The phase also saw the formation of numerous regional development agencies aimed at developing lands and improving the standard of living of rural communities, including the Federal Land Development Authority (FELDA), the Federal Land Consolidation and Rehabilitation Authority (FELCRA) and the Rubber Industry Smallholders Development Authority (RISDA).

Table 1: Among the key initiatives during the first phase of rural development in Malaysia (1957-1993). Sources: Dasar Pembangunan Luar Bandar 2030 publication; Ministry of Rural and Regional Development official website
The first phase of rural development in Malaysia focused on opening and developing new lands for economic activities, including agriculture. Photo by Job Savelsberg on Unsplash

The Second Rural Development Transformation (Transformasi Pembangunan Luar Bandar Kedua) that started in 1994 initiated Phase Two of rural development in Malaysia (1994-2020). The policy was introduced in the early years of Vision 2020 and the National Development Policy, which were adopted in 1991.

Key initiatives in this phase demonstrated the shift from centralised economic development and basic infrastructure to community development, human capital development for rural communities, and the use of modern technology to increase productivity in rural areas (Table 2).

Human resource development is among the key focus of the second phase of rural development in Malaysia. File photo
Table 2: Among the key initiatives during the second phase of rural development in Malaysia (1994-2020). Sources: Dasar Pembangunan Luar Bandar 2030 publication; Ministry of Rural and Regional Development official website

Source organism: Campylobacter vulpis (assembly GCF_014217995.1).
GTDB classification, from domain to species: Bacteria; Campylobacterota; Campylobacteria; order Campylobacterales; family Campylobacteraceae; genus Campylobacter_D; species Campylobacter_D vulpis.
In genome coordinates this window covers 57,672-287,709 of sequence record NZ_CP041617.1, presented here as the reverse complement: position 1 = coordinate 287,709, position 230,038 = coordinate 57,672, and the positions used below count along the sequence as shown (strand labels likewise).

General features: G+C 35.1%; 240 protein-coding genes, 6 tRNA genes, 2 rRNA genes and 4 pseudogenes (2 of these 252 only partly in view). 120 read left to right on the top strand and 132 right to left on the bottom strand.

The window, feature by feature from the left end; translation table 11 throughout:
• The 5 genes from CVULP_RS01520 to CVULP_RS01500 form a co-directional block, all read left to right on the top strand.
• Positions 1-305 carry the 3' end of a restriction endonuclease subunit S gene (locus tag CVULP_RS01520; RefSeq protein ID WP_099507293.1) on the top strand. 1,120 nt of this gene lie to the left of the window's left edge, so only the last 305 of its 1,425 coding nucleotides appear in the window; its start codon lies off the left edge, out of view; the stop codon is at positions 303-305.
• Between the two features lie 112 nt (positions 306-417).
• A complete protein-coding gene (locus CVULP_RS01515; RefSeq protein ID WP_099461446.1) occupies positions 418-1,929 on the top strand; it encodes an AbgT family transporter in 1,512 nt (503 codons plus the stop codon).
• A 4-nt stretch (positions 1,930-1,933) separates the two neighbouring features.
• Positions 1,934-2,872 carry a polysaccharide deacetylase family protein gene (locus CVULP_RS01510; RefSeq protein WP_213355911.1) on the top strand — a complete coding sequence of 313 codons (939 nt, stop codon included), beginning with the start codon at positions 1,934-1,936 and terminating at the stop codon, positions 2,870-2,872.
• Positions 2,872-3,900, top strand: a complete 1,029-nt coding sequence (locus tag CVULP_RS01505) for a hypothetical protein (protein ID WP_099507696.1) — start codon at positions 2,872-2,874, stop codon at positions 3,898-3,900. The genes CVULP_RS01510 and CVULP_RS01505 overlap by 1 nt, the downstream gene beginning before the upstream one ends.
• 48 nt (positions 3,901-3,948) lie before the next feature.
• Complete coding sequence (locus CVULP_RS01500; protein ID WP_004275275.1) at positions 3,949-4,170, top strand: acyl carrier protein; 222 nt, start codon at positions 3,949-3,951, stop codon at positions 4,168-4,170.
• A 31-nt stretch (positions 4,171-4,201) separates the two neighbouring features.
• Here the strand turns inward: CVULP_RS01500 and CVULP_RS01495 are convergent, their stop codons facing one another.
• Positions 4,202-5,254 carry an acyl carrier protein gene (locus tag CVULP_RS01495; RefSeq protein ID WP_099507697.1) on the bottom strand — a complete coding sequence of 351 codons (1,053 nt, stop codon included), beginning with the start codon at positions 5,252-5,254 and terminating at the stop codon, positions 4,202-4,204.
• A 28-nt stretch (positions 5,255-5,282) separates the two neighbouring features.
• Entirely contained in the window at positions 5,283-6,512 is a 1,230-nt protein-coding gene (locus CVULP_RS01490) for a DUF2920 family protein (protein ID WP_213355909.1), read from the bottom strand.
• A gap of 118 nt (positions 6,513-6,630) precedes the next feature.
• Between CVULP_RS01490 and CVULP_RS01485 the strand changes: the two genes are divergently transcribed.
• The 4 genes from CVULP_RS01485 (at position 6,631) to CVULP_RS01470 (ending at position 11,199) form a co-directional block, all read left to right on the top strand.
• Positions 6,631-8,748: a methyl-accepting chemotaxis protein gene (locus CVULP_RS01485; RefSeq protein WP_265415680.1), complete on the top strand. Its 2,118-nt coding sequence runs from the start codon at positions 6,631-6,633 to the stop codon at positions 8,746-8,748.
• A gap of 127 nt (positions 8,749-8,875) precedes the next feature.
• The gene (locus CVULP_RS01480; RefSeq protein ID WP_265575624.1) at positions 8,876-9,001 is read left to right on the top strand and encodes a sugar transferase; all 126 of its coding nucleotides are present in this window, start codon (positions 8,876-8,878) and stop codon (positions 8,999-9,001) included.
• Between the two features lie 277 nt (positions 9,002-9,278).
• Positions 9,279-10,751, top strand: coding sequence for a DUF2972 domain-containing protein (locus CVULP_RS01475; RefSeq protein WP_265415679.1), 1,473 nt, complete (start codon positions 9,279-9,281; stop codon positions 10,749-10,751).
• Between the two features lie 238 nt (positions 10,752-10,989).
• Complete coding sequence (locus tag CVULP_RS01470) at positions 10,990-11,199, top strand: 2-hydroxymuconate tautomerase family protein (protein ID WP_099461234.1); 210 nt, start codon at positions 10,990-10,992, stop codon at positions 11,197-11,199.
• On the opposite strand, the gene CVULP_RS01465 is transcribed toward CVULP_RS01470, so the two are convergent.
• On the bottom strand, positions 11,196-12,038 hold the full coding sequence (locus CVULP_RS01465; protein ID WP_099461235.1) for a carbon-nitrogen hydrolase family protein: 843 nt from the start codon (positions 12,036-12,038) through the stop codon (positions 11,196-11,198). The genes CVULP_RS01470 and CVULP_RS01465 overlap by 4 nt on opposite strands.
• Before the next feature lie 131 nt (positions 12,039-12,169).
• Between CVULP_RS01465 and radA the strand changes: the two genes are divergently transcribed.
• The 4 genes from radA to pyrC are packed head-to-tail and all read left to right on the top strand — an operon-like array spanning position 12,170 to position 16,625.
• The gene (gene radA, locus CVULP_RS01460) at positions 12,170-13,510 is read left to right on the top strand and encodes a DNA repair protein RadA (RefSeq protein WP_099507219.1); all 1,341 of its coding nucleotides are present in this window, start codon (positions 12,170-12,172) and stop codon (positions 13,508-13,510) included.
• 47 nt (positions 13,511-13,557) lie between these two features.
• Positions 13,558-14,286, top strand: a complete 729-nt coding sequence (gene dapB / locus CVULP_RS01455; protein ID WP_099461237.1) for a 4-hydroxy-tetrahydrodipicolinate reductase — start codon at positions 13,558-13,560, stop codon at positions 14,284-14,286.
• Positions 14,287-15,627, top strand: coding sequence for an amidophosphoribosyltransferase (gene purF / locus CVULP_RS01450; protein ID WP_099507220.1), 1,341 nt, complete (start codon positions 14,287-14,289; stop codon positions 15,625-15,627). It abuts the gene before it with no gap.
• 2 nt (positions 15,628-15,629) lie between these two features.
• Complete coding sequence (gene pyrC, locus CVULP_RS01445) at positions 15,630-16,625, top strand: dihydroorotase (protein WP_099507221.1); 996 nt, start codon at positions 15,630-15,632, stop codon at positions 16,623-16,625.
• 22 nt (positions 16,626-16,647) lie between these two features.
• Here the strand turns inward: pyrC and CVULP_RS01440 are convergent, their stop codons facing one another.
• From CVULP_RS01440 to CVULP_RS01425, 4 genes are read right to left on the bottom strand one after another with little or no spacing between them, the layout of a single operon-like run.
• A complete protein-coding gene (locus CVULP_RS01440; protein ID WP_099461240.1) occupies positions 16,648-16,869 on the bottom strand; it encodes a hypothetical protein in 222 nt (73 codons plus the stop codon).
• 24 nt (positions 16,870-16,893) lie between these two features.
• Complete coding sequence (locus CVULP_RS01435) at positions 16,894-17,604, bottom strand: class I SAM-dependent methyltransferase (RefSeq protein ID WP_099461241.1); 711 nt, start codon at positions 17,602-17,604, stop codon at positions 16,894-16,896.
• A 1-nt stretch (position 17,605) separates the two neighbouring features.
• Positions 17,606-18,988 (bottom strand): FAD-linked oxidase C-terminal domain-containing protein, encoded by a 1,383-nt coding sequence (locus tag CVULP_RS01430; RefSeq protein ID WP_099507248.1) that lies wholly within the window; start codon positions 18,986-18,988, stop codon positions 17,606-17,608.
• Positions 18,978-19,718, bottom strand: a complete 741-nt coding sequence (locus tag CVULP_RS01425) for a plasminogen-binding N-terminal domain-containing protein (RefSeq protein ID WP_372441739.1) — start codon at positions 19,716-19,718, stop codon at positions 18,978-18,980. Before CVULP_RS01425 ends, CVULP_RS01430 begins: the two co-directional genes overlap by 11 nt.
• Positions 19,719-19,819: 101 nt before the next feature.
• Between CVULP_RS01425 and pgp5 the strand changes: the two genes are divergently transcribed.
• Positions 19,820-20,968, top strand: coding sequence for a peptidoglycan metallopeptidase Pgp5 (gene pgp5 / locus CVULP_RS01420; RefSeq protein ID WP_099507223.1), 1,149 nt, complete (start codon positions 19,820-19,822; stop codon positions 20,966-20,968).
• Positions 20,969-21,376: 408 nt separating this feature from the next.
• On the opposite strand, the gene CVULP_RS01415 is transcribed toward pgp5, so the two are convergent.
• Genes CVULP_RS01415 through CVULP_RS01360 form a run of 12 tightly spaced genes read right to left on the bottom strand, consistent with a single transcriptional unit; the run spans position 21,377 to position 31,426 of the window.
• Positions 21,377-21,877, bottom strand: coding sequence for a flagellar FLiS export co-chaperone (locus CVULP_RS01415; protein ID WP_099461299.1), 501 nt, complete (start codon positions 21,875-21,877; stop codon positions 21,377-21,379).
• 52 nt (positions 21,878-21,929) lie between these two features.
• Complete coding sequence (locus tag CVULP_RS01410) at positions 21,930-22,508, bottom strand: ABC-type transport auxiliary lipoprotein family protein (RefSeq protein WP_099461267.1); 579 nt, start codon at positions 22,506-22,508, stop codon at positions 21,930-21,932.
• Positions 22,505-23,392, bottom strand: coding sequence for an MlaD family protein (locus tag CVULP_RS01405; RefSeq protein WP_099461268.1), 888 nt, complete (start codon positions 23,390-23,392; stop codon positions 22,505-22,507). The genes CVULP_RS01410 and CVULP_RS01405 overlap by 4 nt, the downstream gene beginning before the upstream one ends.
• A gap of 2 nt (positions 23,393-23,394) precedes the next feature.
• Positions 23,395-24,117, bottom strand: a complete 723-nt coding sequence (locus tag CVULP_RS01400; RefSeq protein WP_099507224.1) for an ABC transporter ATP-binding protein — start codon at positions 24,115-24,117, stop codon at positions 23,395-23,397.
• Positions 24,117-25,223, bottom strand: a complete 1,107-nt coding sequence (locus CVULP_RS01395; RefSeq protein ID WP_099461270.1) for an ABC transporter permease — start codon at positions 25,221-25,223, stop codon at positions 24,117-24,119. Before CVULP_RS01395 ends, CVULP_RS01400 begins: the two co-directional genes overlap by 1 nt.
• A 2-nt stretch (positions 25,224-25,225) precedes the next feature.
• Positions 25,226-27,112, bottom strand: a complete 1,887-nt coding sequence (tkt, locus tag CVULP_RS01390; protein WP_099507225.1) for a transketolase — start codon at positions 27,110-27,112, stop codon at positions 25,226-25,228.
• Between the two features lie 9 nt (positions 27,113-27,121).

DPLB signals a new phase of rural development in Malaysia, which prioritises sustainability in rural progress. Photo by Pok Rie on Pexels

DPLB marks a new phase in Malaysia’s rural development transformation, which sees the importance of sustainability in economic, social, cultural and environmental progress in rural areas.

Formulated to ensure development continuity beyond Vision 2020, it covers two five-year national plans, namely the 12th Malaysia Plan (2021-2025) and the 13th Malaysia Plan (2026-2030).

It also takes account of other national policies such as DPF Desa Negara 2030, and international ones, most notably the Sustainable Development Goals (SDGs) adopted by all United Nations Member States (including Malaysia) as part of the 2030 Agenda for Sustainable Development.

It is hoped that the latest rural development policy is able to encourage rural communities to contribute actively in ensuring their hometowns’ longevity. Photo by Lutetia LUX on Unsplash

Through DPLB, rural development planning and implementation are expected to be undertaken in a more coordinated, collaborative and committed manner by relevant stakeholders, thereby ensuring the well-being of rural communities – regardless of their race, religion, social status, gender and age – in the long run.